BIO- Pen Pictures


one of the leading exponents of the fruit industry of Santa Clara County, is it the subject of this sketch.  Coming to this valley in 1849, observing the gradual unfolding of the resources of the section, and grasping, with a keenly intuitive instinct, its wonderful possibilities, he has always been foremost in advocating and illustrating these possibilities by personal exertion.  Mr. Flickinger was born in Germany in 1830, but from a child reared in Erie, Pennsylvania.  His parents, Adam and Katie (Hechtman) Flickinger, were long residents of Erie, and owned a farm near the place,  HE received his early education in the usual neighborhood schools, later attending for two years an academy in Erie.

At the age of nineteen, attracted by the wonderful  stories told of the then almost unknown California and its treasures of gold, he  went to New York and took passage for this State, around Cape Horn, on the bark Clyde, which left port on the twenty-fourth of April, 1849.  On the trip, wile off the Cape, they encountered a terrible snow-storm, which encrusted the sails and cordage with ice, and froze the rudder, causing the ship to drift for twenty days toward the south pole, during which time of anxiety they were imperiled by floating icebergs, and so near exhausting their provisions that the passengers and crew were put on an allowance of one hard-tack cracker and cup of water per day! Fortunately, the wind changed and they weathered the Cape, reaching Valpariso on the first of August, where they remained three weeks to recruit, and provision the ship, arriving at last in San Franciso on the first of November, 1849.

Mr. Flickinger came to San Jose in December, the "Legislature of a thousand drinks" being then in session.  He at once opened a meat market, which he kept through the winter,  When the Legislature adjourned he went to the mines, where he remained until September, 1850, when he returned to his San Jose meat market.  In the spring of 1851 he extended his business to general merchandising, in which he continued two years, when he closed this and went into the wholesale cattle business, exclusively. He continued in this until April, 1886, when he went into the fruit-canning business.  In 1880 he had purchased part of the land which he now has in orchard, adding to it at different times until he has now two hundred and fifty acres on Berryessa Avenue and Lundy's Lane, on which he has planted twenty-five thousand trees, -one thousand cherries, eight thousand apricots, ten thousand peaches, and six thousand prunes, of which in 1887, about fifteen thousand were in bearing.

When he purchased this land it was in pasture, grain, and mustard, and honeycombed by squirrels and gophers , and di not pay current expenses and taxes.  He immediately inaugurate a revolution,- planted his orchard, fought squirrels and gophers, spent money lavishly, but judiciously, until, as a result of his efforts, in 1887, in his cannery and drying establishment he employed over four hundred persons, turning out of the orchard goods that sold for over $100,000.  These are some of the results  which can be obtained in Santa Clara County by well-directed effort combined with pluck and knowledge.  The cost of his canning and drying plant has been about $20,000.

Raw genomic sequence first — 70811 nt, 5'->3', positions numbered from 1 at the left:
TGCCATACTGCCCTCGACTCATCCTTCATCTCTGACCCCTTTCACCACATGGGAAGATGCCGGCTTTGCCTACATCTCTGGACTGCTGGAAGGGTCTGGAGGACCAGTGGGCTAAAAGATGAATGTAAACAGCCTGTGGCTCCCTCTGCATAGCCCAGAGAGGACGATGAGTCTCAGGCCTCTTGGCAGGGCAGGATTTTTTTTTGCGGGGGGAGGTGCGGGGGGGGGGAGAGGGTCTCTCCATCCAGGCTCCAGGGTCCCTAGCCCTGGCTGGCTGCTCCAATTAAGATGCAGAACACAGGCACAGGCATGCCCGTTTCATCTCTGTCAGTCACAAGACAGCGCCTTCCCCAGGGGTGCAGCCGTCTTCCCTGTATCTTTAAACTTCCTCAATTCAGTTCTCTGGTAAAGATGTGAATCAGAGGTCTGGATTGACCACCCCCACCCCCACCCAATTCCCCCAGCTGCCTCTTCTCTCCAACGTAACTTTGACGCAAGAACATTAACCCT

In 1858 Mr. Flickinger was married to Miss Mary A. Smith, a native of New York, her parents being Dr. China and Parnell (Hall) Smith, who came to California, from Rochester, New York, in 1855.  Dr. Smith died in 1885, aged eighty yeras, and his wife in 1880.  Both died in and were buried at San Jose.  There have been born to Mr. and Mrs. Flickinger five children; Katie and Charles S. (twins), born in 1860, the former now the wife of L. F. Graham, of  San Luis Obispo, and the latter in business with his father; H. A., born in 1864, also in business with his father; Nellie, born in 1868, now the wife of J. R. Patton; Sarah, bornin 1870, attending, in 1888, the Normal School.  Mr. Flickinger's father, who is now (1888) over eighty years of age, is still living on the old homestead in Erie, Pennsylvania; his mother died in 1862.  He has been a member of the I.O.O. F. Lodge, No. 34, San Jose.  In 1856 he joined the Republican party, helping to carry this coutnty for Fremont and Dayton, and has worked in this harness ever since.  He believes in the  fullest protection of American industries.

SOURCE:  Pen Pictures From The Garden of the World or Santa Clara County, California, Illustrated. - Edited by H. S. Foote.- Chicago:  The Lewis Publishing Company, 1888. page 177-178
transcribed by CDF